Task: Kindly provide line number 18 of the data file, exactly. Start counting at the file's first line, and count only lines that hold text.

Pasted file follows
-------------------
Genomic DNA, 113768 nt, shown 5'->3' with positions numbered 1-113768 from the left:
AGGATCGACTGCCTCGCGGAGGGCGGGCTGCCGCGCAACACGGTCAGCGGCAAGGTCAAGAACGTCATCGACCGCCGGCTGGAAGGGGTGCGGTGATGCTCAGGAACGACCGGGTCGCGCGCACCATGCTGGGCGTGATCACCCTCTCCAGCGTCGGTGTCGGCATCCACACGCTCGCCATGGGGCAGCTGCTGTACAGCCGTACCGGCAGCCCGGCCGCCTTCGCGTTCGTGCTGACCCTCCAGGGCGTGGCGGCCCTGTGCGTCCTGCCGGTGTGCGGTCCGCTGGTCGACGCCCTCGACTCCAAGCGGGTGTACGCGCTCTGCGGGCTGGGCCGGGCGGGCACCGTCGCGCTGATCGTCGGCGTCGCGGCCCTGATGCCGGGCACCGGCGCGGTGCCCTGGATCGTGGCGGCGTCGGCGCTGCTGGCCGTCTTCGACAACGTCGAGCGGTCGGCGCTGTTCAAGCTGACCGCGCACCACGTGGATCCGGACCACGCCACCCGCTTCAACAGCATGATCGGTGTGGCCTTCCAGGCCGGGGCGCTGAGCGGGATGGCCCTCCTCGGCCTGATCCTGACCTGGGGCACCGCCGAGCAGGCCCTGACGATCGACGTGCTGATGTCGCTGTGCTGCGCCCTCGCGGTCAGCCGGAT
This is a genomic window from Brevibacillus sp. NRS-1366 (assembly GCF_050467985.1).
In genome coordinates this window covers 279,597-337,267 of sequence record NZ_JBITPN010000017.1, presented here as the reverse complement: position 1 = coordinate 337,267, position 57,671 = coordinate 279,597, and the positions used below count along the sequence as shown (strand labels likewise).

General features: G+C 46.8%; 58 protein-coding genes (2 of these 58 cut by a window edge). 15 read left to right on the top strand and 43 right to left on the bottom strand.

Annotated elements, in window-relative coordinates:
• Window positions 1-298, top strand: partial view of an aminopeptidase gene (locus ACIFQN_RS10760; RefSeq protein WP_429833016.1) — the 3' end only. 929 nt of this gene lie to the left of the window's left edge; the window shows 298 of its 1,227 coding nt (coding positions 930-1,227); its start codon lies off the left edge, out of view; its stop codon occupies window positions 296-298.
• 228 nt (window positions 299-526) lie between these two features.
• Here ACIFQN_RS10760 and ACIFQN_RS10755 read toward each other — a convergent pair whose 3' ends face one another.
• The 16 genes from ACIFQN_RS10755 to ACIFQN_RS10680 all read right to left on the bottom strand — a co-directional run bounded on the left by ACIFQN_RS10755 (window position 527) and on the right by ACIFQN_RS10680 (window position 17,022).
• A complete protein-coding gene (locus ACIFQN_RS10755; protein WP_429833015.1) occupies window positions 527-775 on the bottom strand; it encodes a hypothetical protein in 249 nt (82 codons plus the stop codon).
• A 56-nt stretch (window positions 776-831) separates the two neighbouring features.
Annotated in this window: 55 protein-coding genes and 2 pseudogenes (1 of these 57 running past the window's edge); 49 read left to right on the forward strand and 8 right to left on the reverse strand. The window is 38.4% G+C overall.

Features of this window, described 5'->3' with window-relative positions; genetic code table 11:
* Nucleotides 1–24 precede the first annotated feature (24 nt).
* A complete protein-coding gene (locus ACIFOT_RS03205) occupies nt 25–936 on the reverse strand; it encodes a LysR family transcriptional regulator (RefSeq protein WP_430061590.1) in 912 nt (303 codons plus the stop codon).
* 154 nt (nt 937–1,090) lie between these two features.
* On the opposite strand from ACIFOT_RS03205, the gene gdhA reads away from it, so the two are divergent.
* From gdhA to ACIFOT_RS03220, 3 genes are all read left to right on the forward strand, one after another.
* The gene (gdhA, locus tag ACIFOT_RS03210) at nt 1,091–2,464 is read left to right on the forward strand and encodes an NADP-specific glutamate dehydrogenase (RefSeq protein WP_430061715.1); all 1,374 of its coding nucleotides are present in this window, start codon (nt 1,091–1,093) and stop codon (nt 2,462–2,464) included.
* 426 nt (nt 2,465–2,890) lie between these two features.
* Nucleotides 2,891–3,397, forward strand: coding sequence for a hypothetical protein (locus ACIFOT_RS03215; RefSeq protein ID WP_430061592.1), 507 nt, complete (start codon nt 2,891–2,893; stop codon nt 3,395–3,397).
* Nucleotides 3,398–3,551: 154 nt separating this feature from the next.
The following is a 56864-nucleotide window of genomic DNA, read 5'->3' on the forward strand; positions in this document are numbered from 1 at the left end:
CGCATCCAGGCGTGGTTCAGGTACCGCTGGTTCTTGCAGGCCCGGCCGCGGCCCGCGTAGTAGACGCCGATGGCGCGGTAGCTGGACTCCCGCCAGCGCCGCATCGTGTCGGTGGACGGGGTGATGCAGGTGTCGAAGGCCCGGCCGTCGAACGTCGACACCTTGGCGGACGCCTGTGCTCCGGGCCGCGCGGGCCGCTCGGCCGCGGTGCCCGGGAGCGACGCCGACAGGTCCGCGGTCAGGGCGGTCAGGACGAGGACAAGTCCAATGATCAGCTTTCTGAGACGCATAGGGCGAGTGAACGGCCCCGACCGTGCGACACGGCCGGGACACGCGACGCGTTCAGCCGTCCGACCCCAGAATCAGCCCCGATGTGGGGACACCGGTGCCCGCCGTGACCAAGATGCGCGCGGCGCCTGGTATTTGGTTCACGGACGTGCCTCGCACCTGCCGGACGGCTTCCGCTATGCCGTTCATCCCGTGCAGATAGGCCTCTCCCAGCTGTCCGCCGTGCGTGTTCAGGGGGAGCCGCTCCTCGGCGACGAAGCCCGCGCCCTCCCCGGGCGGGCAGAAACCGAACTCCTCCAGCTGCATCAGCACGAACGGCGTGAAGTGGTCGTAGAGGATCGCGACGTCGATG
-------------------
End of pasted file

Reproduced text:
* On the opposite strand from ACIFOT_RS03205, the gene gdhA reads away from it, so the two are divergent.